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Life is filled with choices. Spouses. Hairstyles. Careers. TV Shows. Investments. Sports teams. Foods. Health care plans. Cars. Political orientations. Credit cards… Faced with such a myriad of decisions, I have always wondered how do we make choices? 

This basic question fuels my research, which exists at the intersection between psychology, marketing, and behavioral economics.Adrian Camilleri

Currently, I am working as a postdoctoral research scientist at The Fuqua School of Business at Duke University.  In July, I will be joining the marketing department at RMIT

Questions that I am working to answer include:

  • Why do people make different choices depending on whether they learn about options from a summary description or their own personal experience?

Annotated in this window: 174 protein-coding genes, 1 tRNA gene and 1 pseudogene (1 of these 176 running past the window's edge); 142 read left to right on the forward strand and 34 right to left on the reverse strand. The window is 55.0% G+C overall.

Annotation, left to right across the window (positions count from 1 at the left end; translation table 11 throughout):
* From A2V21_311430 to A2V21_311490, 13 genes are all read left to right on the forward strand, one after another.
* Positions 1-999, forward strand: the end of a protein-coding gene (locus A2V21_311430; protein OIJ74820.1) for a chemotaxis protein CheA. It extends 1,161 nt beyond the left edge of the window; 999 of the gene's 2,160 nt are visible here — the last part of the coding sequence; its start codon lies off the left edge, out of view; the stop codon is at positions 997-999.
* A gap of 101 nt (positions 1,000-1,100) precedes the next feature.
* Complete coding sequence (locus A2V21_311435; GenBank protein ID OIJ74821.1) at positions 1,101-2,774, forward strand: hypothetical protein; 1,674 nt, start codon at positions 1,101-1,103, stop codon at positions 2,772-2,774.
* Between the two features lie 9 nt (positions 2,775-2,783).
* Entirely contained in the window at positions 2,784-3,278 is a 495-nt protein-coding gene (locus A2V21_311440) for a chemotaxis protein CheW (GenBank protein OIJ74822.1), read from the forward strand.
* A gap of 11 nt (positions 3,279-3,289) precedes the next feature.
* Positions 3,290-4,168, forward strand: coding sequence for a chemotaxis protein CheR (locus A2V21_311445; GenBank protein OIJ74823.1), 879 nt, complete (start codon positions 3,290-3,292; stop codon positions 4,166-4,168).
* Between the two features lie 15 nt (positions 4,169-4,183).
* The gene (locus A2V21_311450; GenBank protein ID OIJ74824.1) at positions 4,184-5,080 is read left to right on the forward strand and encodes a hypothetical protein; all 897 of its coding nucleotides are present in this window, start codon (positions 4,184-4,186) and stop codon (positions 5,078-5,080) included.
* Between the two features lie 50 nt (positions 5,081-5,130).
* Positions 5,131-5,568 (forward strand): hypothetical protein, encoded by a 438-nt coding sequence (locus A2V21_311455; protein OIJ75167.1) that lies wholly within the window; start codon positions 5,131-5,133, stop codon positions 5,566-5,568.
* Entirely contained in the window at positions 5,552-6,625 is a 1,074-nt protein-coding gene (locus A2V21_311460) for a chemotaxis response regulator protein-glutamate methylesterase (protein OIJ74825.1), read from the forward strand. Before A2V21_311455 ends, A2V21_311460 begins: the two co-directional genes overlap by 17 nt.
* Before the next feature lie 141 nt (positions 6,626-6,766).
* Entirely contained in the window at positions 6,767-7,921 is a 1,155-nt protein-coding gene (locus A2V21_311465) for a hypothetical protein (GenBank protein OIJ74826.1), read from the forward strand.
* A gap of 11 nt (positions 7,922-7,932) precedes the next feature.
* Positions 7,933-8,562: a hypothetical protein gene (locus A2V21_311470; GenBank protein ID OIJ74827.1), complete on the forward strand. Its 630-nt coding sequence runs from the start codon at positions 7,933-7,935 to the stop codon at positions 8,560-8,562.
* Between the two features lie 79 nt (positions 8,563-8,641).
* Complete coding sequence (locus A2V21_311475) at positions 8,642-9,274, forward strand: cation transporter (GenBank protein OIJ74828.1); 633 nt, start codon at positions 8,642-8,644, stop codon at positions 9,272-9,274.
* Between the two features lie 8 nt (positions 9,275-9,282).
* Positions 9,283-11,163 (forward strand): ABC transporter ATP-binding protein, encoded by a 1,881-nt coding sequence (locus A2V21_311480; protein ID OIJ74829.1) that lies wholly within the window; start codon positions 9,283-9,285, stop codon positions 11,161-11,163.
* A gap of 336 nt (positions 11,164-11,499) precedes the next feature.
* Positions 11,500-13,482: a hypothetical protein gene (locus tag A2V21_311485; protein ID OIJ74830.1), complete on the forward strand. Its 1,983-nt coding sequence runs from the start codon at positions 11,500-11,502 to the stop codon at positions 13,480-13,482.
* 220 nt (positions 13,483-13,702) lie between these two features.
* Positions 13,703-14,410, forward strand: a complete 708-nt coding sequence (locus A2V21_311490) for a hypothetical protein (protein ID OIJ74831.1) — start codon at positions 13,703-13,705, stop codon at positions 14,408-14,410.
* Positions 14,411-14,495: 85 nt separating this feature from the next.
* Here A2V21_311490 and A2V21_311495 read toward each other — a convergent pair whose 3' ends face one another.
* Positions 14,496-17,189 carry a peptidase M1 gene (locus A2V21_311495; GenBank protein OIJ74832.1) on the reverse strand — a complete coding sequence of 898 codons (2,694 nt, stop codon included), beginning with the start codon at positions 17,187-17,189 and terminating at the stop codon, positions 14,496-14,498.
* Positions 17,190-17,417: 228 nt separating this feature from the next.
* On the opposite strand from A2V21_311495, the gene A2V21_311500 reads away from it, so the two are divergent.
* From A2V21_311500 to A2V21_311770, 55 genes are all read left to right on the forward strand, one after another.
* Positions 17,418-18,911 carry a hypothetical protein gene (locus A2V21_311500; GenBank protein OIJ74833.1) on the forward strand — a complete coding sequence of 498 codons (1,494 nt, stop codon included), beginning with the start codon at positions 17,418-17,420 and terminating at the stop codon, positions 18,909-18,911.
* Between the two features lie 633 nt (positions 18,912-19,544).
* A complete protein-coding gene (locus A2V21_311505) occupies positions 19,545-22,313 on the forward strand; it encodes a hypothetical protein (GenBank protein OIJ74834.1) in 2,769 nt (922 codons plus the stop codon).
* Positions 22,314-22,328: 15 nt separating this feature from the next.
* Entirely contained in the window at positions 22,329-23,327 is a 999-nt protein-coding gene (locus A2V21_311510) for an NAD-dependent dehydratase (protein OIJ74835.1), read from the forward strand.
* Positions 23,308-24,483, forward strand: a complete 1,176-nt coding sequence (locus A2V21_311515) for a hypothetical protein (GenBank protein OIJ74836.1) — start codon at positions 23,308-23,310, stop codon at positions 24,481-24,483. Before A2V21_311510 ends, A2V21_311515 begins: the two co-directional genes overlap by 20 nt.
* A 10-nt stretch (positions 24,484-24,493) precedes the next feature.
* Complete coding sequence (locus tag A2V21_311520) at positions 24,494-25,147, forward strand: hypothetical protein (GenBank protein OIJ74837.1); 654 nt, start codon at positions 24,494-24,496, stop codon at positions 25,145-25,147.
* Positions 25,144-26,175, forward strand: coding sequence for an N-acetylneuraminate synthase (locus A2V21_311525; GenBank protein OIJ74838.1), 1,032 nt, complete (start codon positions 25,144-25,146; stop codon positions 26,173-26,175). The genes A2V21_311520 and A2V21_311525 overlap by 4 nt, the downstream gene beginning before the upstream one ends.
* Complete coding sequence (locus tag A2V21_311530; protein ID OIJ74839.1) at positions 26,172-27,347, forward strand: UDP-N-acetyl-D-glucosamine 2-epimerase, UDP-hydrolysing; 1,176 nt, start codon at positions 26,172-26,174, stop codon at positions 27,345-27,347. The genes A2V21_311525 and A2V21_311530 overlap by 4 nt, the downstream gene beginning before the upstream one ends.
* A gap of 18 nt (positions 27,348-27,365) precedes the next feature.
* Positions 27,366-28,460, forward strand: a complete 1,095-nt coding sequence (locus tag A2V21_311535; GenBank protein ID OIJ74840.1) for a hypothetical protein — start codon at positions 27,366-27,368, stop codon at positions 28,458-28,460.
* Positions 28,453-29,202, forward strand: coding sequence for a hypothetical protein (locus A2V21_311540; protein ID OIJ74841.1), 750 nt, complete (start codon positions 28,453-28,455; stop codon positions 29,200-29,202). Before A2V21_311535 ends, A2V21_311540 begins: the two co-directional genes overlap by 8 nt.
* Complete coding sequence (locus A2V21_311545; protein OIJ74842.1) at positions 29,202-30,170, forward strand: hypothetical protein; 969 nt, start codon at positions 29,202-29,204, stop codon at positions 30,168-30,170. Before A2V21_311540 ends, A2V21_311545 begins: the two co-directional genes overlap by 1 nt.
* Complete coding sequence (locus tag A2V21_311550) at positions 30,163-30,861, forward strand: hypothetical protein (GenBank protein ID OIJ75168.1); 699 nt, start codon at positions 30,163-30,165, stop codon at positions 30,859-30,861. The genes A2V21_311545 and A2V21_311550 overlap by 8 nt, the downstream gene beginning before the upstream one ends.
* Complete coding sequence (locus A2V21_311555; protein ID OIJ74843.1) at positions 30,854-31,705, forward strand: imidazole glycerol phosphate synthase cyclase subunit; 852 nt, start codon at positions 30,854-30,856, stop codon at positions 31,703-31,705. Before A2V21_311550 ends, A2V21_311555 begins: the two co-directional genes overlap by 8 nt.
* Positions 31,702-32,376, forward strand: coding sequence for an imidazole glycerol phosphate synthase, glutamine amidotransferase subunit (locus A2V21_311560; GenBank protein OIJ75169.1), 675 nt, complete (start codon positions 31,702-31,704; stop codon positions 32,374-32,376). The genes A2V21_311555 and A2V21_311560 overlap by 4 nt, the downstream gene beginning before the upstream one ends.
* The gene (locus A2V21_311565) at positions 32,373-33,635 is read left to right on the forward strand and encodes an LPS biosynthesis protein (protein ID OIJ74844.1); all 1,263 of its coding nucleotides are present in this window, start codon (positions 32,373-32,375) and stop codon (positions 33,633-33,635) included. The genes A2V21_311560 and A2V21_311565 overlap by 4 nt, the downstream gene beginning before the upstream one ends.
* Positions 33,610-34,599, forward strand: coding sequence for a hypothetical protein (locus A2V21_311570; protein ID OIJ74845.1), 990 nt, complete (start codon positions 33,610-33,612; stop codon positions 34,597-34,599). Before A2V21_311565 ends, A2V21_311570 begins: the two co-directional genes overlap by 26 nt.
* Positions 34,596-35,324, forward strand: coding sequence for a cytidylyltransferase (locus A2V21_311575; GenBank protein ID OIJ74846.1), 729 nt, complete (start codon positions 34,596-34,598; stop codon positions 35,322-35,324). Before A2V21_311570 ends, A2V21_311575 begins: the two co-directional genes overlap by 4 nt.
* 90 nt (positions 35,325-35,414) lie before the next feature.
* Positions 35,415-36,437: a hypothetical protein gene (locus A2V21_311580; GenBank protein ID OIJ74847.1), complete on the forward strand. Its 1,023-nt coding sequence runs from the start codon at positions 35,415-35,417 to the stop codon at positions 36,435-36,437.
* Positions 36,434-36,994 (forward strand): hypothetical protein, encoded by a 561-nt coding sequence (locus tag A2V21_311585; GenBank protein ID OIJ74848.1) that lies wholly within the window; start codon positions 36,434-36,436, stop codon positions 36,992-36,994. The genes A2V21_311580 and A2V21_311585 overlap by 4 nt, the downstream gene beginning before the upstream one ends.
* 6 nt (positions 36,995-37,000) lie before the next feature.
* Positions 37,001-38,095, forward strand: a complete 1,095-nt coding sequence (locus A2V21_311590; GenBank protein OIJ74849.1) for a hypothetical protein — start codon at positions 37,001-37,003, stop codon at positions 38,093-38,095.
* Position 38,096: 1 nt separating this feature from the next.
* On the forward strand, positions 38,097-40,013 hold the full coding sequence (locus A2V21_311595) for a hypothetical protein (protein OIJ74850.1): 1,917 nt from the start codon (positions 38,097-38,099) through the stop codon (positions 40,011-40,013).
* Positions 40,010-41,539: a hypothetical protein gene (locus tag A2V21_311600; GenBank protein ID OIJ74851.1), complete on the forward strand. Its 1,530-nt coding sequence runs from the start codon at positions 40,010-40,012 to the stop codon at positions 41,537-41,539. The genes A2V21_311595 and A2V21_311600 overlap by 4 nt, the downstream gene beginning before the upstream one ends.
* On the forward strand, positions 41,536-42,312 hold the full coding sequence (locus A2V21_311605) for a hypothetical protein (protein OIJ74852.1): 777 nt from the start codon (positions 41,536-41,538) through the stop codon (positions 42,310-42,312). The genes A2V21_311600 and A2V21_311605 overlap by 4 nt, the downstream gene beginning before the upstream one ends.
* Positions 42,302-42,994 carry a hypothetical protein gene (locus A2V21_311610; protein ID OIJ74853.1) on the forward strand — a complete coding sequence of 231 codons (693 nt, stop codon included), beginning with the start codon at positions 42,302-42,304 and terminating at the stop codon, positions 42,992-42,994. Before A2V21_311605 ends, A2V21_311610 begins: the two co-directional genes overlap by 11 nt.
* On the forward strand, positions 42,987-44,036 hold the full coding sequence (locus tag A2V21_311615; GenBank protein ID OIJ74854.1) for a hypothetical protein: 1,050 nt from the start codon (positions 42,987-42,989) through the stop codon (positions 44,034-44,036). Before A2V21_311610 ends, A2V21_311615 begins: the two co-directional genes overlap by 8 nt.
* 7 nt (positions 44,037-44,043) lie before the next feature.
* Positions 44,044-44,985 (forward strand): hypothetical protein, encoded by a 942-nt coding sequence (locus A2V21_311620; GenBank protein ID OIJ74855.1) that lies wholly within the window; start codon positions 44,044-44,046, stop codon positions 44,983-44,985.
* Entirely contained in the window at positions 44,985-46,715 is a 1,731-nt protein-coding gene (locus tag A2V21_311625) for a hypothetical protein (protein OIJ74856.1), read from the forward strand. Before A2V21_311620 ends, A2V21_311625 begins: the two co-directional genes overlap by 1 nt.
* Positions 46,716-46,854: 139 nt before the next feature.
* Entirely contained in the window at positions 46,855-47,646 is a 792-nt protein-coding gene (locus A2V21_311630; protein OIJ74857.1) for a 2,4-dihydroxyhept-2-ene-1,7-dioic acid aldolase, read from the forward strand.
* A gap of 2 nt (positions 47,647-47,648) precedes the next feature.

• How are people’s choices influenced by translating attributes from one metric to another that is perfectly correlated?
  • Are people more likely to make pro-environmental choices when potential collective action is aggregated?
  • Why do people over-invest in capacity?
  • Do socially desirable choices made today license socially undesirable choices made tomorrow?
  • Why do people expend resources to keep options open?
  • Why don’t people take the sample size into account when making decisions from description?
  • Do people behave more rationally when making choices for the long-run?
  • How do risk preferences change with age?
  • How do people make predictions about sequential and conditional probabilistic events?

You are welcomed to explore my site further and I encourage you to contact me if you have any interesting thoughts to share or questions to ask.